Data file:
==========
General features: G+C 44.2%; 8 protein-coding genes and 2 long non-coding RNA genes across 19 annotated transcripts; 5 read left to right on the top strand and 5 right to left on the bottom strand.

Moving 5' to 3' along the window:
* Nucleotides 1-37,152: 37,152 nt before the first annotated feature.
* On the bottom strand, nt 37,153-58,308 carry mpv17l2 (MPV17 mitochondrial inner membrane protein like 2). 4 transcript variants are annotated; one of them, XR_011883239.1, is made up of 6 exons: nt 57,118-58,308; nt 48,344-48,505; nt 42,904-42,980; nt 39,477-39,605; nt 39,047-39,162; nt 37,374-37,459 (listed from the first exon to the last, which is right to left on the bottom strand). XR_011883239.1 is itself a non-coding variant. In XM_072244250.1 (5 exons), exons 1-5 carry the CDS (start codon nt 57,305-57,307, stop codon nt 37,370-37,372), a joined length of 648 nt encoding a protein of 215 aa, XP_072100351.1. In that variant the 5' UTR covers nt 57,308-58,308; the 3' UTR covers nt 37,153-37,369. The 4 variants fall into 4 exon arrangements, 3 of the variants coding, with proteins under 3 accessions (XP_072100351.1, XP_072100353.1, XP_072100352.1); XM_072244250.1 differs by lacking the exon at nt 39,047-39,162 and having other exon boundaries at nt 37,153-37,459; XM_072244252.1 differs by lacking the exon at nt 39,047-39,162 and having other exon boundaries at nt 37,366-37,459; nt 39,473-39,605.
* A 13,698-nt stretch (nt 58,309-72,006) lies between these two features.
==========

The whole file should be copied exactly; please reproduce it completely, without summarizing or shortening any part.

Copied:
General features: G+C 44.2%; 8 protein-coding genes and 2 long non-coding RNA genes across 19 annotated transcripts; 5 read left to right on the top strand and 5 right to left on the bottom strand.

Moving 5' to 3' along the window:
* Nucleotides 1-37,152: 37,152 nt before the first annotated feature.
* On the bottom strand, nt 37,153-58,308 carry mpv17l2 (MPV17 mitochondrial inner membrane protein like 2). 4 transcript variants are annotated; one of them, XR_011883239.1, is made up of 6 exons: nt 57,118-58,308; nt 48,344-48,505; nt 42,904-42,980; nt 39,477-39,605; nt 39,047-39,162; nt 37,374-37,459 (listed from the first exon to the last, which is right to left on the bottom strand). XR_011883239.1 is itself a non-coding variant. In XM_072244250.1 (5 exons), exons 1-5 carry the CDS (start codon nt 57,305-57,307, stop codon nt 37,370-37,372), a joined length of 648 nt encoding a protein of 215 aa, XP_072100351.1. In that variant the 5' UTR covers nt 57,308-58,308; the 3' UTR covers nt 37,153-37,369. The 4 variants fall into 4 exon arrangements, 3 of the variants coding, with proteins under 3 accessions (XP_072100351.1, XP_072100353.1, XP_072100352.1); XM_072244250.1 differs by lacking the exon at nt 39,047-39,162 and having other exon boundaries at nt 37,153-37,459; XM_072244252.1 differs by lacking the exon at nt 39,047-39,162 and having other exon boundaries at nt 37,366-37,459; nt 39,473-39,605.
* A 13,698-nt stretch (nt 58,309-72,006) lies between these two features.